Gulf Coast residents have long enjoyed the sight of the local shrimping fleet gliding along in search of bountiful catches, with sails dotting the horizon like white clouds. While the region’s shipbuilding tradition has received substantial publicity, less well known are its support industries—specifically, sails and shrimp nets.
As far back as the nineteenth century, sailmakers had made and repaired the canvas sails used on the Biloxi schooner, which served both for leisure and for work. These craftsmen, including the Buckingham family of Biloxi, created the mainsails and multiple jibs and foresails needed to capture the sea breeze. As a workboat, each schooner used at least three sails; as a racing rig, it required six. Consequently, local sailmakers faced a constant demand for sails and repairs.
In the first half of the twentieth century, engine-powered luggers began to change the face of the fleet, and the demand for sails began to decline. However, shrimpers still needed to supply their workboats with nets. Early net makers along the Gulf Coast knitted trawls completely by hand using natural materials such as jute, hemp rope, and linen thread, weaving the rope around a flat wooden paddle and sizing dowel to create a uniform mesh. At the front end the craftsman attached the mesh to a large hemp rope to create the mouth or opening of the trawl. Then he added a length of chain, known as the tickler, which weighted the mouth of the trawl down to the Gulf floor. As the trawl dragged across the bottom, it stirred the sand, provoking the shrimp to jump up and into the trawl. As the trawl moved through the water, the force of the flow caused the shrimp to accumulate at the end of the net, known as the money bag.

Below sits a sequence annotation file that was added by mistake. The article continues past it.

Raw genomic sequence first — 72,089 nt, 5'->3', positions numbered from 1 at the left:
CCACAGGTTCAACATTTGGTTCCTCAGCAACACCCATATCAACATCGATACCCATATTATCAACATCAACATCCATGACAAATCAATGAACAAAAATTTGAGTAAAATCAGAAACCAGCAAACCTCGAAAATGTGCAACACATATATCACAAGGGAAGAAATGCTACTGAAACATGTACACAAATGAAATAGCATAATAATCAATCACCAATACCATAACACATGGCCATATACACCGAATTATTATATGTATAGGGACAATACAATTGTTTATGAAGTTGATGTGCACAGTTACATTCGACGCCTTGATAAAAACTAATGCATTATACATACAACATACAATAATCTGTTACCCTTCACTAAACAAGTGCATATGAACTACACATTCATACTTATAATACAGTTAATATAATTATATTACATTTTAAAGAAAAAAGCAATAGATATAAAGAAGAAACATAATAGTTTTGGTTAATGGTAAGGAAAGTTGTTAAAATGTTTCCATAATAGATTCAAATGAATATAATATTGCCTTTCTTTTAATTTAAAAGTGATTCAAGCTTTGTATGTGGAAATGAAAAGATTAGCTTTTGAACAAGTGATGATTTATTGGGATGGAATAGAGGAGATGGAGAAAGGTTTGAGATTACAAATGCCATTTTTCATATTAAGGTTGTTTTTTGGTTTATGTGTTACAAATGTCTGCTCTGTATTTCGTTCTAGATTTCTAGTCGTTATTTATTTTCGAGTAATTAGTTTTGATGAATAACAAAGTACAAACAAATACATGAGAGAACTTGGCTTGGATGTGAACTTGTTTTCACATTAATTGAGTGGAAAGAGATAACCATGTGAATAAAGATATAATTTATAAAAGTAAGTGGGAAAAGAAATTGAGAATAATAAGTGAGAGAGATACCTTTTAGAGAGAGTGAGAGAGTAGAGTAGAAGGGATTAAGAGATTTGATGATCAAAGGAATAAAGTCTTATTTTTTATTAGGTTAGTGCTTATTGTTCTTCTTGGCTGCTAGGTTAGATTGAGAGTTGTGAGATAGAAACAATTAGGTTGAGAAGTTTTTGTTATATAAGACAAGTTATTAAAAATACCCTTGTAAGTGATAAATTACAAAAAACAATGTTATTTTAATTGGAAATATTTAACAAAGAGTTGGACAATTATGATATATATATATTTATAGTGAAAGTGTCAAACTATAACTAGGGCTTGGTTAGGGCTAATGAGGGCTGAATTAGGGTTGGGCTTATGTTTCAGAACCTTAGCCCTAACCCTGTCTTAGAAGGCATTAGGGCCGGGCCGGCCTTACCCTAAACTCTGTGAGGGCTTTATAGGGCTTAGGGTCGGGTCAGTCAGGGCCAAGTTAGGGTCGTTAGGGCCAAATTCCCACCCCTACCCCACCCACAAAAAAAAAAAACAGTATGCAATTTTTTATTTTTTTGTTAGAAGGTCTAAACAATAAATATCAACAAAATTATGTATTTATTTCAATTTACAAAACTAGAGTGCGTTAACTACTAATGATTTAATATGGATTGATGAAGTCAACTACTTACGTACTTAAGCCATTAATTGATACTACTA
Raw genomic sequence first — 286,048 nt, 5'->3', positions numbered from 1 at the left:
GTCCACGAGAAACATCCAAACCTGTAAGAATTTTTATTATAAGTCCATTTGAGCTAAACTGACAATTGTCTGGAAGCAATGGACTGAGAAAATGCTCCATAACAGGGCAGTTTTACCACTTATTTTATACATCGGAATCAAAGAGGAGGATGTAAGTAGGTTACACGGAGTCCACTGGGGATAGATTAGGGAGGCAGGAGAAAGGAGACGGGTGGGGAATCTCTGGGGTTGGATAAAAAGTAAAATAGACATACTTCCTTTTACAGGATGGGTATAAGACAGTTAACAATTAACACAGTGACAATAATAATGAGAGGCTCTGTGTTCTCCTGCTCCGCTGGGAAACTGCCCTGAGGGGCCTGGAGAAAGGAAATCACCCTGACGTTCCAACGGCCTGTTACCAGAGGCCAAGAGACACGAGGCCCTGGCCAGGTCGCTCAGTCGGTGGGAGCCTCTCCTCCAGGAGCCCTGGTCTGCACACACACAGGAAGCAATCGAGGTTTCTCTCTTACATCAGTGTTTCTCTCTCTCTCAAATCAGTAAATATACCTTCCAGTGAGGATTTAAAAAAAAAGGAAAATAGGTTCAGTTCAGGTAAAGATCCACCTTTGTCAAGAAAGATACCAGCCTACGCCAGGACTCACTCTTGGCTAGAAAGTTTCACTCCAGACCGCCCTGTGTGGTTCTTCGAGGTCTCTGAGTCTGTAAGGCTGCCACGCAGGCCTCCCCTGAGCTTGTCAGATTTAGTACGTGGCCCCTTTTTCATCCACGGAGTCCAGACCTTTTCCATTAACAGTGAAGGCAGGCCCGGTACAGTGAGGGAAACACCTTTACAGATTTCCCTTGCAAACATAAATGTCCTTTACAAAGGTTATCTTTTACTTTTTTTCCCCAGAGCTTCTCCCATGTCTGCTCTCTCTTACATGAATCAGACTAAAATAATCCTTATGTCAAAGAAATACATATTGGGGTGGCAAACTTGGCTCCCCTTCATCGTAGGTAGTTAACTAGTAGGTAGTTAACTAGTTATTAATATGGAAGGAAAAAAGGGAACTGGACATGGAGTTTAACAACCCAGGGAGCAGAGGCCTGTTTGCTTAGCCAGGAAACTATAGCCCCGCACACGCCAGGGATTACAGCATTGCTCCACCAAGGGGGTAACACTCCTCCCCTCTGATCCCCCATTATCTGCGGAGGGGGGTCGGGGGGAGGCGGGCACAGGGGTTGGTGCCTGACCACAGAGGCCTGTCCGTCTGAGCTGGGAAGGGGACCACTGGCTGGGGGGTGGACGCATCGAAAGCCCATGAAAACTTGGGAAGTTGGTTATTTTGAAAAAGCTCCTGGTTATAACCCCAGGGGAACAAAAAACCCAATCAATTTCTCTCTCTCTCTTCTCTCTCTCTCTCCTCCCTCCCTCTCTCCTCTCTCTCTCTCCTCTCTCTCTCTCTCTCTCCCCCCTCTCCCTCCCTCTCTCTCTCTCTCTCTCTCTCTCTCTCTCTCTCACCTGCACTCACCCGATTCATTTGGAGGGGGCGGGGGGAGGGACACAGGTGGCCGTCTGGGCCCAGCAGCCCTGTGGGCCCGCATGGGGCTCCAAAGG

Shrimp nets still work in much the same fashion, although synthetic rope has replaced the natural materials used in the past. Many of the makers of this important equipment have also remained much the same, including the Marinovich Trawl Company, the R. F. Ederer Company, and the Glavan Trawl Manufacturing Company, all of which have been in the Biloxi net-making industry for generations. The owners of these companies also became community leaders, serving as benefactors of local churches, charities, and other organizations as well as playing prominent roles in the area’s social life as kings of Mardi Gras and in the Blessing of the Fleet. Now run by younger generations of the families, these companies still make trawls for use not only along the Gulf Coast but around the world.
- Laura E. Bolton, in Mississippi Resources and History of the Mississippi Gulf Coast, vol. 3, ed. Lawrence A. Klein, Mary Landry, and Joe E. Seward (1998)
- Charles Lawrence Dyer, Along the Gulf: An Entertaining Story of an Outing among the Beautiful Resorts on the Mississippi Sound (1894)
- Val Husley, Maritime Biloxi (2000)
- Shelley Powers, in Mississippi Resources and History of the Mississippi Gulf Coast, vol. 3, ed. Lawrence A. Klein, Mary Landry, and Joe E. Seward (1998)
- Captain Joe Scholtes, Down South Magazine (July–August 1969)
- Chris Snyder, in Mississippi Resources and History of the Mississippi Gulf Coast, vol. 3, ed. Lawrence A. Klein, Mary Landry, and Joe E. Seward (1998)